American influence on European popular culture was undoubtedly considerable in the postwar period. This said, historians are often keen to explain the process by which European culture was adapted as more complex than the term ‘Americanization’ suggests. One can view the ‘Americanization’ of popular culture as part of broader trends emerging in that period; those of convergence, consumerism, and the rise of a new generation. Americanization’ has often been employed as a metaphor for these trends, and in many ways they were vital characteristics of American culture. Historians have, however, reached a general consensus in that they recognise American influence while also acknowledging the limits of the term.

Not only did the degree to which ‘Americanization’ occurred vary from region to region and even industry to industry, it also often added to, and mixed with, the cultural traditions already in place. This mixing of cultures, in the words of Petra Goeda, ‘followed its own dynamic. [1] I will argue that a consideration of post 1945 popular culture in terms of ‘Americanisation’ is dangerous; it was not specific to the period, runs the risk of generalisation, and it not the most useful idiom with which to work. An initial discrepancy with characterizing post 1945 European popular culture as ‘Americanized’ is that American influence had been happening long before the end of the war. As early as 1930 the influential British literary critic F. R Levis had bemoaned that ‘it is common place that we are being Americanised, but again a common place that seems, as a rule, to carry little understanding with it. [2]

Here Levis expresses the typical problem of employment of the term. Indeed it is often hard to distinguish Americanisation from the international process of modernisation, which again was in place well before 1945. Bigsby comments that ‘Americanisation frequently means little more than the incidence of change. ’[3] In addition, both the Nazi’s and Communists of the inter and war-time period had complained about the growing American influence, nicknamed ‘admass’ by J B Priestly, and had presented themselves as the preservers of culture.

This reveals the source of the ‘Americanisation’ debate, showing how European society used it as a means of discussing modernity. [5] As we can see, so called ‘Americanisation’ was not particular to the postwar period but was instead something that had been developing for many years prior; it is certainly not the single most useful paradigm within which to describe post 1945 European popular culture. This rejection of American culture found centre stage in elite strata’s in specific areas of Europe in the 50s and almost globally in the 60s.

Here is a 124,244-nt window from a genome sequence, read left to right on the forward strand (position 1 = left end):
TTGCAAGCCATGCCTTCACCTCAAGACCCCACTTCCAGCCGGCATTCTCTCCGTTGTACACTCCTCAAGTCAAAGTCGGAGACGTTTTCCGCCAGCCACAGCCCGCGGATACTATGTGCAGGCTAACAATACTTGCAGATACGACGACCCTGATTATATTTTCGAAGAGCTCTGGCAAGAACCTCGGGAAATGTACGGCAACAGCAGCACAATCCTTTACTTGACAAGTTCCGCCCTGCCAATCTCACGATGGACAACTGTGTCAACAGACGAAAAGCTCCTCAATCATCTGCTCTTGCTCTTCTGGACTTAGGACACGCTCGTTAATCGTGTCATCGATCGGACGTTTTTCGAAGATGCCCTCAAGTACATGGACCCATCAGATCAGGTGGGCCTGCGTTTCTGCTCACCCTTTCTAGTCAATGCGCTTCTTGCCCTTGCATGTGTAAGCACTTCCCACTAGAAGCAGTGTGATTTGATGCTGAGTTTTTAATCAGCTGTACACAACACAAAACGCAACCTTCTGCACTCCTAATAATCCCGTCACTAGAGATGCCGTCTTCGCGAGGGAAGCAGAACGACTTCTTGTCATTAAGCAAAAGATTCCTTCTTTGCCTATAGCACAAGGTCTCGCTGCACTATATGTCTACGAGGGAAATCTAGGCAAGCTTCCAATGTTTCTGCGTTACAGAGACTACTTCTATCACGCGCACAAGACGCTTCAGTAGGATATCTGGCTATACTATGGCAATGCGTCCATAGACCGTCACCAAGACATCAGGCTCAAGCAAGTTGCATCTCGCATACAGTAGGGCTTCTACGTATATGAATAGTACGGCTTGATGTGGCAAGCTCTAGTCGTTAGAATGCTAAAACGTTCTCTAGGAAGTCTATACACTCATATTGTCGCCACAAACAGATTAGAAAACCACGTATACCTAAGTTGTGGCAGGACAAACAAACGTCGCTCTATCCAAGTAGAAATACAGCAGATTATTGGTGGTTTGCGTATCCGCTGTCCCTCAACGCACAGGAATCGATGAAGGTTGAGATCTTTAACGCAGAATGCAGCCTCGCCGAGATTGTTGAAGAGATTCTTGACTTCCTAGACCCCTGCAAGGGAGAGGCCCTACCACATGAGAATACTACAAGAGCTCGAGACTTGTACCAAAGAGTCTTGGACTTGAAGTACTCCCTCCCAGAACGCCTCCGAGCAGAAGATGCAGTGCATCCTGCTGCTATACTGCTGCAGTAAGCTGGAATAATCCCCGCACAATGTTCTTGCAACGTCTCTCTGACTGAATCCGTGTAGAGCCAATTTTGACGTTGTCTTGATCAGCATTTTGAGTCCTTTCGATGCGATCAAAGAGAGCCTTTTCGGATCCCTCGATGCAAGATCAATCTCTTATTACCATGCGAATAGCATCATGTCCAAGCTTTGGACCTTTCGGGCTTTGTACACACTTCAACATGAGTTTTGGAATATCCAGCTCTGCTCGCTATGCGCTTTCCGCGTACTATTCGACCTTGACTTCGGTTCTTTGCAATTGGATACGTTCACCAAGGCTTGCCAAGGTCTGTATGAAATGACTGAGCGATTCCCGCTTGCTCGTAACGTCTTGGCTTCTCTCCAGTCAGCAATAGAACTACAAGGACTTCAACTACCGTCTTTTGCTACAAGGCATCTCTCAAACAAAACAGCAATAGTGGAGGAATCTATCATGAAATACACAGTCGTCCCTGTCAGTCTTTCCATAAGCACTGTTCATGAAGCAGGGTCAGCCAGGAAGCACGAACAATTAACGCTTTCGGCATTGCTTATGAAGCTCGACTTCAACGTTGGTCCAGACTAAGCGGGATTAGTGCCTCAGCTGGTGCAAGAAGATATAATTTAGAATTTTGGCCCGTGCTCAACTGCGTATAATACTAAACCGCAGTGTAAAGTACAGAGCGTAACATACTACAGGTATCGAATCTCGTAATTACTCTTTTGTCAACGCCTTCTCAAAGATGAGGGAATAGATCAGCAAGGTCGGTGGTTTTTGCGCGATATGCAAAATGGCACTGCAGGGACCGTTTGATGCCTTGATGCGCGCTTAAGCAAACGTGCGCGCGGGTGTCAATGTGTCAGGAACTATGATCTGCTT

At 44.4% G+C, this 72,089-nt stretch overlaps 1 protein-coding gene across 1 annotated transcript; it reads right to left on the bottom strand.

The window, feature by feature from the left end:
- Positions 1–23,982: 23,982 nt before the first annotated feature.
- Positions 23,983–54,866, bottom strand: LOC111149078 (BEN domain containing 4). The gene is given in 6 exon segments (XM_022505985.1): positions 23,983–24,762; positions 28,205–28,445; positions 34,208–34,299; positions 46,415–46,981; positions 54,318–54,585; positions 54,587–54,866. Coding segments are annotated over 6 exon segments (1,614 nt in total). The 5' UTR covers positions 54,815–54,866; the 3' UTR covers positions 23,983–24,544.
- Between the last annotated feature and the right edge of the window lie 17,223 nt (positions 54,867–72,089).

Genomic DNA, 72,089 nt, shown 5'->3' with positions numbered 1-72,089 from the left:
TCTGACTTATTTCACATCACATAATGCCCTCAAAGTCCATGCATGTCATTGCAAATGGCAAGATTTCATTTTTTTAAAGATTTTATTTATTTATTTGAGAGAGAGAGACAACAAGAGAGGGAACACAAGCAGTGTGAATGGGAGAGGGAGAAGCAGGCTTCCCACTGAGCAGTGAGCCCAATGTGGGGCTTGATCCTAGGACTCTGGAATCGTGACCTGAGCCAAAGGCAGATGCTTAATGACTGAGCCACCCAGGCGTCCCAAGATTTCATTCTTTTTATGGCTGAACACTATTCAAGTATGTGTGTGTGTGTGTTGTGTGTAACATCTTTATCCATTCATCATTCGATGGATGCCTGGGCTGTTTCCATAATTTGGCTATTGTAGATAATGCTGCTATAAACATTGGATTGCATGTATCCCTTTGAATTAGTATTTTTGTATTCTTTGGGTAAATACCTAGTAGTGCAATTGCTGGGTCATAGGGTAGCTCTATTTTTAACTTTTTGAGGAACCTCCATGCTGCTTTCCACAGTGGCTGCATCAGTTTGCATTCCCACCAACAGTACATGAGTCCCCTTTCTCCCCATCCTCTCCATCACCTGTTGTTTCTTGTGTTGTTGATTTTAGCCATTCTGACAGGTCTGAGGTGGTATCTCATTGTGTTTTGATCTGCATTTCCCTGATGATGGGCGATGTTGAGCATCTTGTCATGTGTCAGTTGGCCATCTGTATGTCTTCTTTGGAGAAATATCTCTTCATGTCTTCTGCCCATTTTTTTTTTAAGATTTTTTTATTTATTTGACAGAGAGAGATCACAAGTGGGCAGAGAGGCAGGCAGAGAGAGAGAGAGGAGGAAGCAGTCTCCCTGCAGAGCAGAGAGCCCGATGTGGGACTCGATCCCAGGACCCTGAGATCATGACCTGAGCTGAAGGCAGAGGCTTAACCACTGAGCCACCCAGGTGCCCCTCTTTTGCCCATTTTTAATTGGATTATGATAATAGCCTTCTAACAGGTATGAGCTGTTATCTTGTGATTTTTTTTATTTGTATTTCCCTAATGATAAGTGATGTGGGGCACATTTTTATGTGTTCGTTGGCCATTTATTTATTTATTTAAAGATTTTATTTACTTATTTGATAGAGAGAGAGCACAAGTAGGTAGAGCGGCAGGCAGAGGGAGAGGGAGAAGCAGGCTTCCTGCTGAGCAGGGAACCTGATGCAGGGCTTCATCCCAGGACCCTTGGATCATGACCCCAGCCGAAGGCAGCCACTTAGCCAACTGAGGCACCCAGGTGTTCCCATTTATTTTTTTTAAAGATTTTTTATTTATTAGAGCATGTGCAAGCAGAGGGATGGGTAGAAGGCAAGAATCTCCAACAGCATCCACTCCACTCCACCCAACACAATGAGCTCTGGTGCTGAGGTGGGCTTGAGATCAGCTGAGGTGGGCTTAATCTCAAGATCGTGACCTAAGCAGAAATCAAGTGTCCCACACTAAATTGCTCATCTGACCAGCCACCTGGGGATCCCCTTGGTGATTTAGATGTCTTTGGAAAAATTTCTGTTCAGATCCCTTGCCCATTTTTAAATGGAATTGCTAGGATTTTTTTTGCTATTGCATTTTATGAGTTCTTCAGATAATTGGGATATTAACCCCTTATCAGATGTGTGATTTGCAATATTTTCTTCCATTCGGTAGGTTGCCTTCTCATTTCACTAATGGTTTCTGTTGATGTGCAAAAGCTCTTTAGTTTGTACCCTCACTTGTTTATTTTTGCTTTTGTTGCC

A re-enforcing of the term in this context is very much part of the reason it was thrust into the historiographical debate. This fear of ‘Americanisation’ was overtly linked to fears of economic, political and cultural imperialism. Fears that were not unfounded. After all, as Richard I Jobs suggests ‘America did seem to be everywhere; from GIs in France, to Marshall Plan advisors, to NATO diplomats, to American products and businesses. ’[6] Indeed, following the war, US political and economic dominance over the west was marked.

With the introduction of Marshall Aid and the subsequent opening up of trade, US private investment in Europe went from $4. 15 billion in 1956 to $24. 52 billion in the 70s. [7] By 1972 there were nearly four million Americans in Europe. [8] Within cultural markets they also dominated; the top selling comics and films in Europe were American productions. France was America’s staunchest critic. In March 1964 Maurice Duverger wrote in the French publication ‘L’Express’ that there was ‘only one immediate danger for Europe…

American civilisation. ’[9] Historians have often attributed this rejection of an imposed American identity to insecurities about their own, following a humiliating war-time experience. Their postwar reconstruction was therefore not only a chance to modernise, but to ‘rejuvenate an infirm cultural identity. ’[10] Both Richard Jobs and Richard Kuisel consider the extremities of French anti-American rhetoric in two separate case studies. Jobs looks at the French comic book industry and the latter at the so called ‘coca-colonisation. While it may have been natural to resent American dominance of the market with publications such as Mickey Mouse, Flash Gordon and Tarzan, Jobs is able to distil the French sentiment to an obsession over juvenile delinquency. [11] Postwar France, like many other European countries, was fixated on the younger generation, as it was them who held the future of French culture. Coca-Cola is often seen as the postcard image of consumerism, and subsequently Americanisation.

Kuisel’s study of the coca-cola ban put in place in France in the late 50s demonstrates the political aspect of the ‘Cold War Culture War’. While Jobs study indicates a French desire to culturally shape their youth, Kuisel’s is more reflective political and economic tensions. Amongst the factions calling for an embargo on coca-coca was the Communist Party within France. They felt that coca-cola was part of a multifaceted Marshall Plan strategy to colonise France. 12] Economic interests groups also had an interest as wine and beer sellers sought to maximise their profits in the face of post war surpluses. [13] Once again however, this is deemed by Kuisel as above all an ‘attempt at national assertion. ’[14] An interesting case study to consider is the placement of GIs in West Germany following the fall of the Nazi regime. Here we can see the most direct form of influence in terms of actual US day-to-day presence.